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Hunterdon Central Student's Death Prompts Call for Change

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Hunterdon Central High School Superintendent Dr. Jeffrey Moore Credits: Curtis Leeds
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Raritan Township Committeeman Lou Reiner said 'I was devastated when I heard the news' about Allison Vandal's death. Credits: Curtis Leeds
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Hunterdon Central High School special education teacher Michele Bernhard Credits: Curtis Leeds
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RARITAN TWP., NJ – The Dec. 16 death of 15-year-old Allison Vandal cast a long shadow over the year’s last meeting of the Hunterdon Central High School board.

The meeting included school Superintendent Dr. Jeffrey Moore asking the public for a silent moment of reflection.

Moore has characterized Vandals’ death the result of suicide, even as a spokesperson for Hunterdon County Prosecutor Anthony P. Kearns, III has said the cause of death is undetermined and that the matter remains under investigation.

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The “school community has been dealing with a terrifying and emotionally challenging situation,” Moore told the school board and public Dec. 18. “One of our students has committed suicide.

“We are going to continue, as we have, to share information with our community to help adults recognize signs in their children,” Moore said. “Our counselors here continue to be available to meet to meet with students, and they have met with hundreds already.”

But Michele Bernhard, a Hunterdon Central special education teacher, told school officials that wasn’t enough.

Bernhard  noted that the results of students’ standardized tests are  “reported in great detail throughout the year” to the board.

“Where are the reports about the number of students  visiting counselors and the reason for their visit?” she asked. “Or the reports on the number of students suffering from depression, anxiety, drug abuse and mental illness?

“There’s a cost to having such a high focus on test scores and achievements,” Bernhard said.

In a voice that periodically cracked with emotion, Bernhard noted that many reports show anxiety and depression in teenagers are increasing.

“Ten years ago it was rare to have a student whom I knew had spent time in a facility for suicidal thoughts or actions, or was refusing to go to school because of anxiety,” Bernhard said. “But for the past three years I have had several a year. We have to do more ... we need to shift our focus.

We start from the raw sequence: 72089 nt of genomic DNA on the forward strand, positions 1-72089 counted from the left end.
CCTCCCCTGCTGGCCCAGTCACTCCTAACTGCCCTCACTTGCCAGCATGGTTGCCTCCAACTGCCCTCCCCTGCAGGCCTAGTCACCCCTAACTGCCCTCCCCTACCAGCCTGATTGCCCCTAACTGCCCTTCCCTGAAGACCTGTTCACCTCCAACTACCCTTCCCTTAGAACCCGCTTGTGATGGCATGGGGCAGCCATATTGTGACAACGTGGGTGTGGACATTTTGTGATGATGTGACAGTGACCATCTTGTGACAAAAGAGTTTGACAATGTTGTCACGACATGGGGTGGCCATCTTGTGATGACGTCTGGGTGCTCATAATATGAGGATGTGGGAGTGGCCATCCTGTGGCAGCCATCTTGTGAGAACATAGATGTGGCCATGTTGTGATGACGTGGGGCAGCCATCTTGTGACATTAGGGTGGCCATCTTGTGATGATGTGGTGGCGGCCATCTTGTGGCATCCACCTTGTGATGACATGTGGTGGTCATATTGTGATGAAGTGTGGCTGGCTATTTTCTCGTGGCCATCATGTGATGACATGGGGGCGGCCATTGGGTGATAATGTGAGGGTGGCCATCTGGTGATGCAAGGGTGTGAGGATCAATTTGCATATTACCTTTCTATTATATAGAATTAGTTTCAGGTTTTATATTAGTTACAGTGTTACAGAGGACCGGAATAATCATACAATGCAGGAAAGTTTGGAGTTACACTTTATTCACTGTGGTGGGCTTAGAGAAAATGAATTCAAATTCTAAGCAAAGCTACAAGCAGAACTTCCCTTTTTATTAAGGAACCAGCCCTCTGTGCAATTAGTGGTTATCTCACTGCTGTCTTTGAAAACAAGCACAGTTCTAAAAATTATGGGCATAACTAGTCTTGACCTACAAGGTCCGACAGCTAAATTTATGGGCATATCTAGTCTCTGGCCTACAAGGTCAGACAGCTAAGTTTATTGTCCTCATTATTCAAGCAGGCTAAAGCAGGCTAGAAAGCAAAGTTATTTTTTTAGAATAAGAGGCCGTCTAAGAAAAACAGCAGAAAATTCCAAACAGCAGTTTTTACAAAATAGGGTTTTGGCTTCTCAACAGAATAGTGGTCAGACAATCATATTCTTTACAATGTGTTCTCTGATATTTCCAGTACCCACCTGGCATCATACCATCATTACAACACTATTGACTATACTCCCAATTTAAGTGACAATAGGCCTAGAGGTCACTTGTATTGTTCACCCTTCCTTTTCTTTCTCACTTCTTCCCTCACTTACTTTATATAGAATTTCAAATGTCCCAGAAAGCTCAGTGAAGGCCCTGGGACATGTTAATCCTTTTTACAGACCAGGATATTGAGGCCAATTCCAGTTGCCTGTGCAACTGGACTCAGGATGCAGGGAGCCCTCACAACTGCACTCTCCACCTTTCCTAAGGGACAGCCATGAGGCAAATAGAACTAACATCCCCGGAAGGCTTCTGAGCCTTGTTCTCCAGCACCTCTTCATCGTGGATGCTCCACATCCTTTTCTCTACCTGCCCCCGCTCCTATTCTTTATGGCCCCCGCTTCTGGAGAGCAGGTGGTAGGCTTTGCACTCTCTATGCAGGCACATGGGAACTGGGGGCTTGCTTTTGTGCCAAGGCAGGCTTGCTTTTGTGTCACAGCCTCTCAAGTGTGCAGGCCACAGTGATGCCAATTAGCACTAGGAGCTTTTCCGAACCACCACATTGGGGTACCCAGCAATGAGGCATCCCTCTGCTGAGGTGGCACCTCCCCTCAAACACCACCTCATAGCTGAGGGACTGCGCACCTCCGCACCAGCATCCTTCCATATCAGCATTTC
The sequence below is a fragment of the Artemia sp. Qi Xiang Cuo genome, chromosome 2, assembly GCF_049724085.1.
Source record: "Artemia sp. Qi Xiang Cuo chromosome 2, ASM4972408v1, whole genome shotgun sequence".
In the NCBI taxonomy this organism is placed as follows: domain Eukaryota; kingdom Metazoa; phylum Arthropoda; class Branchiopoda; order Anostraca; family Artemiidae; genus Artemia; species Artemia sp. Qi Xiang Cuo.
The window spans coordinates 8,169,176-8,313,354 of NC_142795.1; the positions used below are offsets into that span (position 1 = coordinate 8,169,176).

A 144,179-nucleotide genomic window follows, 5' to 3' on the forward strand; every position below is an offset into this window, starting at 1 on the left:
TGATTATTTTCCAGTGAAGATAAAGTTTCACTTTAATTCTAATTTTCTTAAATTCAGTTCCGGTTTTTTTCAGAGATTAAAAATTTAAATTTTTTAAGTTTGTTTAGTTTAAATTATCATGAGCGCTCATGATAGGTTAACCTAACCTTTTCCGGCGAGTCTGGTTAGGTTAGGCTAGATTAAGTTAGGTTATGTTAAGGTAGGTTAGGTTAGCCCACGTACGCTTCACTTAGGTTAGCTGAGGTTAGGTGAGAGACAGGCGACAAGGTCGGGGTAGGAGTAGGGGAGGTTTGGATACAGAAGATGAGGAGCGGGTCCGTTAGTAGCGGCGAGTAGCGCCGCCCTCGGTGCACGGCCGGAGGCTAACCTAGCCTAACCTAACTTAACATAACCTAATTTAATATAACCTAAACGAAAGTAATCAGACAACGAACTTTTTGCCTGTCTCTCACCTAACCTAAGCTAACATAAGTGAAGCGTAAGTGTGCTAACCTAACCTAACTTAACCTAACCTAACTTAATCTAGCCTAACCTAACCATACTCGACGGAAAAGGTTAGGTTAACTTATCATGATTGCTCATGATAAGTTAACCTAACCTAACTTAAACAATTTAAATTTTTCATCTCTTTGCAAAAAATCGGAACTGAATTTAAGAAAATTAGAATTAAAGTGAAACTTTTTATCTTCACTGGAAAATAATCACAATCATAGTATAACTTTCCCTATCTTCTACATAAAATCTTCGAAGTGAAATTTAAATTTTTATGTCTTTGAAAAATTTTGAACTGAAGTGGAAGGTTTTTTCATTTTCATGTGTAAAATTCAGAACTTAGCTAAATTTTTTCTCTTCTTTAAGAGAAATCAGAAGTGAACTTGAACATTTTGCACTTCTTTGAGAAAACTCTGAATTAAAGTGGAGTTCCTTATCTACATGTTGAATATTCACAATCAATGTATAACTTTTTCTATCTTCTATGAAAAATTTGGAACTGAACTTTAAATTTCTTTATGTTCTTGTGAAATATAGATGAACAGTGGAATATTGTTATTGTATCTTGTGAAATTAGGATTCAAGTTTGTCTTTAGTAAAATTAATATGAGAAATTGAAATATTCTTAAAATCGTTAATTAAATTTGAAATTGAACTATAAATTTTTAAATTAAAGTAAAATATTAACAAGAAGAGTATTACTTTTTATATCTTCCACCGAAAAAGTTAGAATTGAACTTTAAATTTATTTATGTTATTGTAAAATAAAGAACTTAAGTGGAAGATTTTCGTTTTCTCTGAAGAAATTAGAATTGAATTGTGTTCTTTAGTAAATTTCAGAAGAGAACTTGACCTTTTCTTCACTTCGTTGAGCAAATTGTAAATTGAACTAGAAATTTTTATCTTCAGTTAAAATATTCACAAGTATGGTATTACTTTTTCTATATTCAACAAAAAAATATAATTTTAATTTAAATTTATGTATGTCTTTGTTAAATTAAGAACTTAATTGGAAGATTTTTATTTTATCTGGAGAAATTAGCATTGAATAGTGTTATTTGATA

“Ask any teacher,” Bernhard challenged school officials. “They’ll tell you that a student’s social and emotional needs have to be taken care of first” before academic learning can take place.

“This is what our priority should be, not how many students are sitting for AP exams” or  passing standardized tests, she said.

Moore called the week, “The toughest week of my career.

“As we move forward we have some work to do in terms of understanding what’s become a disastrously elusive things for schools, and not just us,” the superintendent said. “We join a club of schools that has a terrible initiation. We need to talk about wellness among our students. It’s not just suicide prevention, although that needs special attention in the coming days and months.  

“There is so much more to talk about with our students,” Moore said. “This is a constellation of things in which suicide is a very bright star. We are talking about substance abuse, anxiety and depression and all sorts of things that our students contend with, and hear about, and which are in some cases glorified for them.”

Moore added that, “I continue to be amazed at how staff and students here take care of each other.”

Bernhard said the response to Vandal’s death “has to go beyond bringing in more counselors when there’s a traumatic event. We need to investigate why our students are so anxious and depressed.”

Bernhard said she was “thankful that Dr. Moore was able to announce this as a suicide, because it prevents us from sweeping it under the rug. We need to face it.”

“There were many factors that led to her death,” Bernhard said, “not all of which the school was a part of. But the school did play a part in it. It can’t help but play a part because our students are here for so many of their waking hours. What happens here carries to home as much as home carries over to school,” she said.

“We need to make sure this never happens again.”

There are many suicide prevention and information resources that are available to all.  NJ Hopeline offers confidential help every day of the year, around-the-clock, at 1-855-NJ-HOPELINE (654-6735). It also offers a web-based chat resource, and text messaging at njhopeline@ubhc.rutgers.edu.

The national suicide hotline is 1-800-273-8255.

Mental health experts say no one should hesitate to seek help for themselves or anyone that they know. Information about risk factors and how to respond is widely available.

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